Do you have a morning routine role model? As our careers become more complex and the idea of remaining stationary at a desk for eight hours becomes increasingly outmoded, many business leaders put more stock in optimizing their morning routines. John D. Rockefeller and Henry Ford didn’t need to worry about setting boundaries around checking their smartphones, but looking to the routines of highly productive geniuses of the past will help you with your own efficient set of morning habits. Even if you already have something in mind, adopting someone else’s set of habits will likely get old quick.
Spreadsheets aren’t just for hard data anymore. When you think about spreadsheets (and who doesn’t indulge in a spreadsheet daydream now and again), you probably imagine a static document full of yes/nos and numerical formulas. And that’s understandable. Since their inception, that’s pretty much what we’ve used spreadsheets for. The new era of cloud-based SaaS shows us how spreadsheets need to outgrow their old definition. To succeed in today’s world of constant connectivity, they have to incorporate tools for project management, complex scheduling, and real-time discussion.
For years I set aside an hour a week to create the agenda, reports, and materials for my weekly team meetings. I wouldn’t go so far as to say that it was wasted time, but I have since found a much better way. About a year and a half ago I read a book called The Decision Maker by Dennis Bakke that rocked me a bit and made me reanalyze who I am as a leader, how I empower others, and whether my actions are fostering a strong team of future leaders. What I discovered was that my team wasn’t made up of future leaders. They were all presently leaders. I just hadn’t provided the venue for them to show that leadership.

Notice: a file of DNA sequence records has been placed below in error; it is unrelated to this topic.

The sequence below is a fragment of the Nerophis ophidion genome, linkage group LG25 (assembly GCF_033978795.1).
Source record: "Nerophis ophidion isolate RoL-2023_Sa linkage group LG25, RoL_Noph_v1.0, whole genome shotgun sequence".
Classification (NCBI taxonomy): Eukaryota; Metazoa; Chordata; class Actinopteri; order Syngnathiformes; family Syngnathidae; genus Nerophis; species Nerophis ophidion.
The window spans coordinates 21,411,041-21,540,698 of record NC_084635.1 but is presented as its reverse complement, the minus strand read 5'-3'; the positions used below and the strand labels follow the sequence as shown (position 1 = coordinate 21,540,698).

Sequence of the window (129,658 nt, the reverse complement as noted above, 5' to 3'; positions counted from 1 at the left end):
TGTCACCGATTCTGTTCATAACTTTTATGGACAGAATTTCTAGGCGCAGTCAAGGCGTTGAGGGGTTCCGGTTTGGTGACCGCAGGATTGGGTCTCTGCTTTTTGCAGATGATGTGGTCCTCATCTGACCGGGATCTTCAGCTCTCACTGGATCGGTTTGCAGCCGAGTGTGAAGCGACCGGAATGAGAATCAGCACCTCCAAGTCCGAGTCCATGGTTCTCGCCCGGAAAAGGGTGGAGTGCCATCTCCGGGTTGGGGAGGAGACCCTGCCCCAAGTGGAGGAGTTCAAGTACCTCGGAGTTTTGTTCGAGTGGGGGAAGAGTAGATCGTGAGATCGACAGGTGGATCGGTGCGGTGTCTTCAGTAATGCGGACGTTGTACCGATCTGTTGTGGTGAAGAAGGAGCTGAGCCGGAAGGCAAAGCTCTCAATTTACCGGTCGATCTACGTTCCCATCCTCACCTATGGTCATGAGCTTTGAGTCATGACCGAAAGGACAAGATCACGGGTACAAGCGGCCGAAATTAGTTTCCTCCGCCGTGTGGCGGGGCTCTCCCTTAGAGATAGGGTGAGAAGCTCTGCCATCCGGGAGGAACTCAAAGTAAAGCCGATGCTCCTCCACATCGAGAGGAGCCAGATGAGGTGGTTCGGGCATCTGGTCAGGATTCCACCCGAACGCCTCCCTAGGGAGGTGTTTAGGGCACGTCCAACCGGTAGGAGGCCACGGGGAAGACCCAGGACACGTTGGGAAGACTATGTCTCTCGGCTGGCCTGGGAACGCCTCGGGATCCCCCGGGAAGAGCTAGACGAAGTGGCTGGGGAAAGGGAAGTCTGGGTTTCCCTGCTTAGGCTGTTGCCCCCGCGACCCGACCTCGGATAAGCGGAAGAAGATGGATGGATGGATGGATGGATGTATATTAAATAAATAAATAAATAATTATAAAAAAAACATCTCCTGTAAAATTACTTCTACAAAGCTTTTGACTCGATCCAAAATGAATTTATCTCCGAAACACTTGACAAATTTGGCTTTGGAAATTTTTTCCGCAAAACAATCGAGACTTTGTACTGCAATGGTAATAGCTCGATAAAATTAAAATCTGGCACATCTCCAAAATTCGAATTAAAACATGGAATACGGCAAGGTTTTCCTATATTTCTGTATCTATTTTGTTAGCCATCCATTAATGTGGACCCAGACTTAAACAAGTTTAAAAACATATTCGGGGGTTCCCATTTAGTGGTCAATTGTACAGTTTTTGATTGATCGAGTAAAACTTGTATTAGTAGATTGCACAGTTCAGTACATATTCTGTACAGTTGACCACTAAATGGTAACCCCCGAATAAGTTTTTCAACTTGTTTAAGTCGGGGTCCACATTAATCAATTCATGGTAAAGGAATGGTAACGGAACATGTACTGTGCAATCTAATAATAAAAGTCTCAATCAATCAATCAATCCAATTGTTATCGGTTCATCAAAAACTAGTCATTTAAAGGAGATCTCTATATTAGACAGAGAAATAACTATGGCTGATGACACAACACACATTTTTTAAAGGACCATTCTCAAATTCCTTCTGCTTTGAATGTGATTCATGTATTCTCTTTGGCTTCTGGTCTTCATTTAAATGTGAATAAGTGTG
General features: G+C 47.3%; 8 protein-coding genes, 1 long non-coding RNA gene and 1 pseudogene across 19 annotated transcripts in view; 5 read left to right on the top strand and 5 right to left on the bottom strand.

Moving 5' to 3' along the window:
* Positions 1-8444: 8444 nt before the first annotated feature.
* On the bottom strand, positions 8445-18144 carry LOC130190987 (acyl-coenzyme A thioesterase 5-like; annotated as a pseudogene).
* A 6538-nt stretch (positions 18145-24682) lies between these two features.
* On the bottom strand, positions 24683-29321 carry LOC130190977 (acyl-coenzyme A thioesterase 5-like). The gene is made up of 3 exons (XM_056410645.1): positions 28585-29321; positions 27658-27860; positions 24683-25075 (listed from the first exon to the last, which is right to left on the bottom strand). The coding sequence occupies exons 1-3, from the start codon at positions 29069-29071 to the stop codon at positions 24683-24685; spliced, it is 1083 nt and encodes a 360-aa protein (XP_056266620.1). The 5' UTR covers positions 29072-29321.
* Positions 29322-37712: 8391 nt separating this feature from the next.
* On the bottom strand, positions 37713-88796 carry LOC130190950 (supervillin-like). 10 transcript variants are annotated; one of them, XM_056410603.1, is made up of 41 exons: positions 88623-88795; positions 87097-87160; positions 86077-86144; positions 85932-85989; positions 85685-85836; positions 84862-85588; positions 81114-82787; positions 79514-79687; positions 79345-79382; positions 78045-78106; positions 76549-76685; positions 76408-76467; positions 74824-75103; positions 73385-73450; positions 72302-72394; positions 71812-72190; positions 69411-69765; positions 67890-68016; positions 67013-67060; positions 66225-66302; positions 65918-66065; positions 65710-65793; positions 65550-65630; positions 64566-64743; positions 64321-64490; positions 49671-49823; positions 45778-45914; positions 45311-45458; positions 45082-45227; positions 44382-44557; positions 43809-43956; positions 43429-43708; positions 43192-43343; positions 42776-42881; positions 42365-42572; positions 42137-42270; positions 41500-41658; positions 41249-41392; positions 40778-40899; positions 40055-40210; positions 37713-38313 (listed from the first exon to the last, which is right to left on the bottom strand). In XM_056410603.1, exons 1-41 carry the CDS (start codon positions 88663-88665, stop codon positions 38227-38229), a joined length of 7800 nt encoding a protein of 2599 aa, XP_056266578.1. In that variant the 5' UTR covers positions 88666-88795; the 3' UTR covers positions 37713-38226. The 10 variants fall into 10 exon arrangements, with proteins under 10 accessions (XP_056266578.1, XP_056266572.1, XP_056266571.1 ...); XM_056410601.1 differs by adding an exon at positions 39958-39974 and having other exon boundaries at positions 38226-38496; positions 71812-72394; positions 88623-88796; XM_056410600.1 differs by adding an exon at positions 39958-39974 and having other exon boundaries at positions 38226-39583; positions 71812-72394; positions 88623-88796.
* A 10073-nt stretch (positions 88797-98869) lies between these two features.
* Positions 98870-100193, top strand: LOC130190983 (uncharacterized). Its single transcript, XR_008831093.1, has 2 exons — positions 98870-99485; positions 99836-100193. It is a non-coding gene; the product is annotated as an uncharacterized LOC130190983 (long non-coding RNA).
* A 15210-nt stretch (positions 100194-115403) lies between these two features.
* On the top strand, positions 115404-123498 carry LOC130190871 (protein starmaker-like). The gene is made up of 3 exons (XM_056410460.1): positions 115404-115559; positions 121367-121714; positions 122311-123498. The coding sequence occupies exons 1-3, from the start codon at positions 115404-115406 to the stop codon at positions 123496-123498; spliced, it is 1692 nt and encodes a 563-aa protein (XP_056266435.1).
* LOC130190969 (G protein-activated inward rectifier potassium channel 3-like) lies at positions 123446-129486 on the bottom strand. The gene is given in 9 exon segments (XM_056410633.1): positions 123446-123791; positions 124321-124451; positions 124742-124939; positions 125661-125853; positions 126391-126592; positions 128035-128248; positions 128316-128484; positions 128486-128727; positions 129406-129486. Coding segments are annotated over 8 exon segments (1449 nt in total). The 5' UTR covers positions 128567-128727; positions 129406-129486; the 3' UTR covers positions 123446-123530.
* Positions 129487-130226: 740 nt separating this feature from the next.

QAD helps their customers realize one impressive vision: “A future where your business processes are operating at peak efficiency and perfectly aligned with your strategic goals.” As the leading provider of enterprise resource planning software for global manufacturing companies, QAD had to master that vision internally before they could deliver it externally. Coordinating more than 1,600 employees and 90 partners across the globe allows no room for feeling overwhelmed. So how does QAD do it? With a work collaboration program that enables seamless teamwork — Smartsheet.
Success is often public, but failure is mostly private. I believe that a lack of understanding of this basic truth is why there is so much underperformance in both the professional world and our personal lives. Look around at your friends — how many succeed at attaining a desired fitness goal or learning a foreign language? And your co-workers — how many consistently deliver great results on time or keep the ball rolling every single day? More importantly, how many of your acquaintances and colleagues tell you their end goals, rather than telling you about the day-to-day steps they take to achieve them?